Big Data

Use Excel to create simple graphs and bring your point home

Sometimes we take for granted what users know. While Microsoft Excel may be familiar to you, if you are on a help desk you will have to explain how the application works to users that fall within a vast range of skill level and knowledge. This series of Excel tutorials can make that training much simpler. This installment of the series shows you how to create and use Excel's built-in graphing functions.

You know the saying: "A picture is worth a thousand words." In most cases, an appropriate pictorial representationâ€"aka graphsâ€"of data can be even more valuable than the actual data since it can help a manager spot trends that might otherwise go unnoticed. As such, graphs can go a long way toward helping a business make better decisions about the future.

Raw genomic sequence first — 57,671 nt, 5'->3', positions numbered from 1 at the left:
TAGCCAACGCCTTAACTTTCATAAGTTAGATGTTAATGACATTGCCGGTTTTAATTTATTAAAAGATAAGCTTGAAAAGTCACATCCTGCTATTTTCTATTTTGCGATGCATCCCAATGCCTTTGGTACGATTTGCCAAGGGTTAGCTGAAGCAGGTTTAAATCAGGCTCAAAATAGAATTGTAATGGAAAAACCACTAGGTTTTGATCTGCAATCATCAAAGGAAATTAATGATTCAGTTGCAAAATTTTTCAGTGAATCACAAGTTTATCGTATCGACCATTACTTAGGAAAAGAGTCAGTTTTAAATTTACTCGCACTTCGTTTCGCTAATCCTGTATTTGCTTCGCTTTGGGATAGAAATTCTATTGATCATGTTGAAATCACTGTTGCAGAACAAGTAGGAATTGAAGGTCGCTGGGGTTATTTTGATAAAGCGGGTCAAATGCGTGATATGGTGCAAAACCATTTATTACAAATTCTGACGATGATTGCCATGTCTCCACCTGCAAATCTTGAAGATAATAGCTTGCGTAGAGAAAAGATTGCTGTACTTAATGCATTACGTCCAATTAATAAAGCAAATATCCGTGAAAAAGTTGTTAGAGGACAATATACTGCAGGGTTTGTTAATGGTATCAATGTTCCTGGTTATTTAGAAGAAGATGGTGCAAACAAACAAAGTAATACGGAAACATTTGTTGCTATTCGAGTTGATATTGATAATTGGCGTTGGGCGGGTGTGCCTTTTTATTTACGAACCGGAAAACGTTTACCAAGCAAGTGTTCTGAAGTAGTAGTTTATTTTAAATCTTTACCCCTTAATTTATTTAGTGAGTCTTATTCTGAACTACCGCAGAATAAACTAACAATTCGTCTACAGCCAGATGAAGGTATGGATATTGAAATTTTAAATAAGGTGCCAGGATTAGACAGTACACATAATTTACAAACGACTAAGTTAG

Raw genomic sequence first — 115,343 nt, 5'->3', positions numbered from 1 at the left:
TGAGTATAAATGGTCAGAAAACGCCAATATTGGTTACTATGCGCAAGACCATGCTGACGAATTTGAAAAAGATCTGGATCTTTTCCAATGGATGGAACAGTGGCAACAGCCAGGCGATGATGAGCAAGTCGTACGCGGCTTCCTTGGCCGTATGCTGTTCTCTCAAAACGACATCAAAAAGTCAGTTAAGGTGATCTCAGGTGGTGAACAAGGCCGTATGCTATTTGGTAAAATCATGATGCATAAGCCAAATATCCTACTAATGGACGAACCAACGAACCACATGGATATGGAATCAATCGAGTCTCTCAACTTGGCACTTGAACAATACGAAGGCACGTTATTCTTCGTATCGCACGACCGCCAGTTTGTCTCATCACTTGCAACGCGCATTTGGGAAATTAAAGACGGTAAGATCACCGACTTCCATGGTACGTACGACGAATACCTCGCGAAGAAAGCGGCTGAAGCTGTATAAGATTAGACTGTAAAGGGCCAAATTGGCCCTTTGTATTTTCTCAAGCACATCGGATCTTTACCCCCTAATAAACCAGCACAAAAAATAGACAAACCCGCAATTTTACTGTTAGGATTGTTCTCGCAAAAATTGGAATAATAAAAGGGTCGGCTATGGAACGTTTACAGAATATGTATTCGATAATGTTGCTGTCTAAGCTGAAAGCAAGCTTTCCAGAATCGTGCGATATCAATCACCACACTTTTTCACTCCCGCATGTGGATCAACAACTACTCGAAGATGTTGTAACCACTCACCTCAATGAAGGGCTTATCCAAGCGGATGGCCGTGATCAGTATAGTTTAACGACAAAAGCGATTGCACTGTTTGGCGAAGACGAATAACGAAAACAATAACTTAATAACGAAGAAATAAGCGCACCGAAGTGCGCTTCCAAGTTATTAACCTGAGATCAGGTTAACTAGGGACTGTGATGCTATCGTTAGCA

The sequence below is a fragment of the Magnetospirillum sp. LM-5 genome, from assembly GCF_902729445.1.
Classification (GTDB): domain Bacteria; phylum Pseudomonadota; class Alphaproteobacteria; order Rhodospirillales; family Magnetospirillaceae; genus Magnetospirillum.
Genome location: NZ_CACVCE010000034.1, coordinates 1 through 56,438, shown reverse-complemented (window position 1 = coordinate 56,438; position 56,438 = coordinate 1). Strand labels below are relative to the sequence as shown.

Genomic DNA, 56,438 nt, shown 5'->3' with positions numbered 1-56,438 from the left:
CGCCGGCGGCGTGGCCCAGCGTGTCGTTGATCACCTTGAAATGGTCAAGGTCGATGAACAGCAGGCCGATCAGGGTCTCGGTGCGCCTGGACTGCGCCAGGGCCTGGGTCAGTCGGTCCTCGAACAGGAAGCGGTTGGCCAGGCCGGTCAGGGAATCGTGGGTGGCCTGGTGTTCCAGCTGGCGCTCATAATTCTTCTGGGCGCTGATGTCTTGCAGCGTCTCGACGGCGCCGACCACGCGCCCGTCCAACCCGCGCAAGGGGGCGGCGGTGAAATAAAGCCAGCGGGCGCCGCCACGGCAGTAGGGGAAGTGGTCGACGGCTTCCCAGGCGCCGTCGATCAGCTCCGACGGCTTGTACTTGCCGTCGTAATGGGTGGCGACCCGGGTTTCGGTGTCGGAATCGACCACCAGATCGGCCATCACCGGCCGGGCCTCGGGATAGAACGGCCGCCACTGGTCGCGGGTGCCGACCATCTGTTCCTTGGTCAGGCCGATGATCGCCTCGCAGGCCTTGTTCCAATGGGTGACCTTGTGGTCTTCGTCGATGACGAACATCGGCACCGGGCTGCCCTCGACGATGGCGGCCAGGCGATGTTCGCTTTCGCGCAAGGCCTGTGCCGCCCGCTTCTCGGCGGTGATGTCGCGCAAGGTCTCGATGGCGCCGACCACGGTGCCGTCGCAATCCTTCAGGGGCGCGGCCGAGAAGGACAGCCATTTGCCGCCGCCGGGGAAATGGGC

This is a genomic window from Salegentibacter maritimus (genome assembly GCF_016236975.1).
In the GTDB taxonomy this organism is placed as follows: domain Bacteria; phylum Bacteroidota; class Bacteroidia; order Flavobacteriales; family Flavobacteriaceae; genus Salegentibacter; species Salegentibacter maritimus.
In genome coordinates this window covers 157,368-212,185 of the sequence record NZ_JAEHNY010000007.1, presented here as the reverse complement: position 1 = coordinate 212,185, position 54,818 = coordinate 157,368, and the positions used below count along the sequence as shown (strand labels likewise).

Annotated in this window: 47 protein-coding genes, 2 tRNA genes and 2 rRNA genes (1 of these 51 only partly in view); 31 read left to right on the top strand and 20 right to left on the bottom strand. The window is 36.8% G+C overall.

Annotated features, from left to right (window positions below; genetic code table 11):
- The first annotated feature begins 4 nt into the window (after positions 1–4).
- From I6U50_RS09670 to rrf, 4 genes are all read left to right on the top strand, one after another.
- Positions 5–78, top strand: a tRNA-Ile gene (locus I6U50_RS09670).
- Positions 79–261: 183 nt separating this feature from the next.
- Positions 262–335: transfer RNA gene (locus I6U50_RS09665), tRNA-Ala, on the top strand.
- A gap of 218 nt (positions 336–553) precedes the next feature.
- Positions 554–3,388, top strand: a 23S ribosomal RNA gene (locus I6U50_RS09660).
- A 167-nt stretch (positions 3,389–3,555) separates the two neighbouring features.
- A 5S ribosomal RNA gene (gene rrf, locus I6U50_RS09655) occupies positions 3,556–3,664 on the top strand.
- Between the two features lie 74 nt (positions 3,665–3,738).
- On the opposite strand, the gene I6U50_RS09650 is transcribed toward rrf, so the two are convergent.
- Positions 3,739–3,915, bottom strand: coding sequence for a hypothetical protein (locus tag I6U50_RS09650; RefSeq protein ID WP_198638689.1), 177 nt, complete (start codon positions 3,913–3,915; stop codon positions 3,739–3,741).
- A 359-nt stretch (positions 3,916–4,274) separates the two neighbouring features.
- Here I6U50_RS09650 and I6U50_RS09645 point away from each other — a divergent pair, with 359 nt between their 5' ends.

In this article, I'll use the budget spreadsheet example I've been using for this Excel data analysis series, but only for a specific example. In order to provide a wide overview of the different kinds of graphs available, I'll also be using another data set that lends itself well to a specific type of graph.

In part two of the graphing discussion, I will show you how to create a PivotChart, a graph-based PivotTable and how to create 3-D graphs.

This data analysis series consists of these articles:

The reason

As you've seen in the previous parts in this series, Excel gives you a lot of ways to organize and present your data. However, when it comes to simply presenting data, nothing can send a more powerful message than a well-designed graph. For example, when a manager looks at the figures $10,000 and $100,000, he knows that they are very different, but when faced with a bar chart that has one line ten times longer than the other, the message simply hits home a little harder.

Take the information shown below in Figures A and B. In Figure A, I've provided a budget breakdown by expenditure category. Suppose, for this example that upper management wants to see this information for the upcoming budget review cycle.